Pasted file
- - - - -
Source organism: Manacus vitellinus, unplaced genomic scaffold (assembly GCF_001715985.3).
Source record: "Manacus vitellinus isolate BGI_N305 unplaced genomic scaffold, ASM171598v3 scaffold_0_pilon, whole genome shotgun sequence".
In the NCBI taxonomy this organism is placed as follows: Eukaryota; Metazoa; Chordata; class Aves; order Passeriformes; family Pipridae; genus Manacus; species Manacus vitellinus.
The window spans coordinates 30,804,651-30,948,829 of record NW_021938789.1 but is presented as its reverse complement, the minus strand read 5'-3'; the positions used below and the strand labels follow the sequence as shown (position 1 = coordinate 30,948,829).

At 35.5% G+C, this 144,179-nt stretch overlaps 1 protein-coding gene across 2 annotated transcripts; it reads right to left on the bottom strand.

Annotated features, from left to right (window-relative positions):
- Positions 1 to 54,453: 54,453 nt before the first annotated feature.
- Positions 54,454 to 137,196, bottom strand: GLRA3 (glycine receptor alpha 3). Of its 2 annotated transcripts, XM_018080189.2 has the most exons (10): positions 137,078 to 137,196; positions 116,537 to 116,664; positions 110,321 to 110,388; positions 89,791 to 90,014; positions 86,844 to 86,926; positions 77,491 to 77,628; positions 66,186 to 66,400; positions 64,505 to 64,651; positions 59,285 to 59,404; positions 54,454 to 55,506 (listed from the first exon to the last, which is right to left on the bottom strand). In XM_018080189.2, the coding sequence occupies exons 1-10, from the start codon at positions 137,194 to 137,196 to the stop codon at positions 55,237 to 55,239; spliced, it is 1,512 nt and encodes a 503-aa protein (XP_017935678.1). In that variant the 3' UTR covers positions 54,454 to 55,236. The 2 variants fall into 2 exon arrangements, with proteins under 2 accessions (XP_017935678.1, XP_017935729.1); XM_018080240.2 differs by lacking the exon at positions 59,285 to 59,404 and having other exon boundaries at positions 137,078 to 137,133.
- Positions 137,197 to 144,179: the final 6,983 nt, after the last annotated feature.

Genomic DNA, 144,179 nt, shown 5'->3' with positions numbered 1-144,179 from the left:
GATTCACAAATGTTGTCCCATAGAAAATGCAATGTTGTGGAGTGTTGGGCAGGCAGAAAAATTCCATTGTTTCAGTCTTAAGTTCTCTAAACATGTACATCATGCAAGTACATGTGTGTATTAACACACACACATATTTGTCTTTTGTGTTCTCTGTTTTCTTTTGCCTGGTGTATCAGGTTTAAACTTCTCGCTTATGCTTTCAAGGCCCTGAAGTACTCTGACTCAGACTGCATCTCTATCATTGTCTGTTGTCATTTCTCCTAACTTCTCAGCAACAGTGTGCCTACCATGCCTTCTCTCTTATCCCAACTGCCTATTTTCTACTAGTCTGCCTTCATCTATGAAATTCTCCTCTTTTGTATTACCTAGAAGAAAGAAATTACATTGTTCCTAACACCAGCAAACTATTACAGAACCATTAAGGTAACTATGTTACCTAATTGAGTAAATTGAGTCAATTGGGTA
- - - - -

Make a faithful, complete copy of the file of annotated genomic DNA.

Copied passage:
Source organism: Manacus vitellinus, unplaced genomic scaffold (assembly GCF_001715985.3).
Source record: "Manacus vitellinus isolate BGI_N305 unplaced genomic scaffold, ASM171598v3 scaffold_0_pilon, whole genome shotgun sequence".
In the NCBI taxonomy this organism is placed as follows: Eukaryota; Metazoa; Chordata; class Aves; order Passeriformes; family Pipridae; genus Manacus; species Manacus vitellinus.
The window spans coordinates 30,804,651-30,948,829 of record NW_021938789.1 but is presented as its reverse complement, the minus strand read 5'-3'; the positions used below and the strand labels follow the sequence as shown (position 1 = coordinate 30,948,829).

At 35.5% G+C, this 144,179-nt stretch overlaps 1 protein-coding gene across 2 annotated transcripts; it reads right to left on the bottom strand.

Annotated features, from left to right (window-relative positions):
- Positions 1 to 54,453: 54,453 nt before the first annotated feature.
- Positions 54,454 to 137,196, bottom strand: GLRA3 (glycine receptor alpha 3). Of its 2 annotated transcripts, XM_018080189.2 has the most exons (10): positions 137,078 to 137,196; positions 116,537 to 116,664; positions 110,321 to 110,388; positions 89,791 to 90,014; positions 86,844 to 86,926; positions 77,491 to 77,628; positions 66,186 to 66,400; positions 64,505 to 64,651; positions 59,285 to 59,404; positions 54,454 to 55,506 (listed from the first exon to the last, which is right to left on the bottom strand). In XM_018080189.2, the coding sequence occupies exons 1-10, from the start codon at positions 137,194 to 137,196 to the stop codon at positions 55,237 to 55,239; spliced, it is 1,512 nt and encodes a 503-aa protein (XP_017935678.1). In that variant the 3' UTR covers positions 54,454 to 55,236. The 2 variants fall into 2 exon arrangements, with proteins under 2 accessions (XP_017935678.1, XP_017935729.1); XM_018080240.2 differs by lacking the exon at positions 59,285 to 59,404 and having other exon boundaries at positions 137,078 to 137,133.
- Positions 137,197 to 144,179: the final 6,983 nt, after the last annotated feature.

Genomic DNA, 144,179 nt, shown 5'->3' with positions numbered 1-144,179 from the left:
GATTCACAAATGTTGTCCCATAGAAAATGCAATGTTGTGGAGTGTTGGGCAGGCAGAAAAATTCCATTGTTTCAGTCTTAAGTTCTCTAAACATGTACATCATGCAAGTACATGTGTGTATTAACACACACACATATTTGTCTTTTGTGTTCTCTGTTTTCTTTTGCCTGGTGTATCAGGTTTAAACTTCTCGCTTATGCTTTCAAGGCCCTGAAGTACTCTGACTCAGACTGCATCTCTATCATTGTCTGTTGTCATTTCTCCTAACTTCTCAGCAACAGTGTGCCTACCATGCCTTCTCTCTTATCCCAACTGCCTATTTTCTACTAGTCTGCCTTCATCTATGAAATTCTCCTCTTTTGTATTACCTAGAAGAAAGAAATTACATTGTTCCTAACACCAGCAAACTATTACAGAACCATTAAGGTAACTATGTTACCTAATTGAGTAAATTGAGTCAATTGGGTA